My love for cars was not overnight. The interest started with The Dukes of Hazzard as well as Knight Rider. Watching General Lee defy gravity, while seeing KITT flex all its gizmos definitely fueled that interest. My parents had an old Chevette and and older Opel, so that wasn’t much to call home about. My neighbors, however, were older kids in high school / college, and so they had an Escort GT, Sunbird Turbo, and a Chrysler Laser. The owner of the Sunbird took me on a test ride, and I still remember what “turbo rush” felt like. Another neighbor, an old couple, had a Chrysler LeBaron that had the vinyl top, power windows, and four-speaker stereo with AM/FM cassette. To me, that was pure status right there.
During playtime in preschool, I always went for the toy cars and the ramps I’d made to fly them over, and on the blacktop I’d either be racing around in the tricycle or getting pushed on the Radio Flyer.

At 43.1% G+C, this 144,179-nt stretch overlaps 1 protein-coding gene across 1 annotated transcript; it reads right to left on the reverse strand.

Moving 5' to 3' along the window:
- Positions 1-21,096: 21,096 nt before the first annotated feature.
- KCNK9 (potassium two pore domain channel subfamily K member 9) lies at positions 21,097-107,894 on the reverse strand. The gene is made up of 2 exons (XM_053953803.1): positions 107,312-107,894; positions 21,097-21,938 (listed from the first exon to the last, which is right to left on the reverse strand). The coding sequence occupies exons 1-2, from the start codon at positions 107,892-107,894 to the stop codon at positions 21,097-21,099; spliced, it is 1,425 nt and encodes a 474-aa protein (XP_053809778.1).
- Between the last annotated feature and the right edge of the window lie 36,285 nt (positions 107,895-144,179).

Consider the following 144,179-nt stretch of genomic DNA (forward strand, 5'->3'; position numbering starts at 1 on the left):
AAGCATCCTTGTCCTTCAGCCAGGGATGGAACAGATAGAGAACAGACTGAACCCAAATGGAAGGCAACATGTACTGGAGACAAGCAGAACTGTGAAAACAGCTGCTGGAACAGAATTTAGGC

Whenever my parents merged onto the freeway, it always felt like a race as I saw my dad get serious and look over his shoulder while the car made more noise than speed.
We couldn’t afford Camrys nor Accords, so we had a Chrysler K car, a Grand Voyager and a maiden-year 4-cyl Ford Taurus. These cars weren’t without problems, and my curiosities on how things worked led me to learn more about a car’s mechanics (or in this case its shortcomings).
Add it all up, if it’s wheels, if it moves, I love it.
Nothing…I was born with it. There was never a moment in my life where I had an “Aha” moment and realized how much cars made me happy. It has just been a part of me ever since I can remember.
My wife challenges me today to go one day, just one day, without looking at a car related video, reading a car related article, etc. and I just can’t.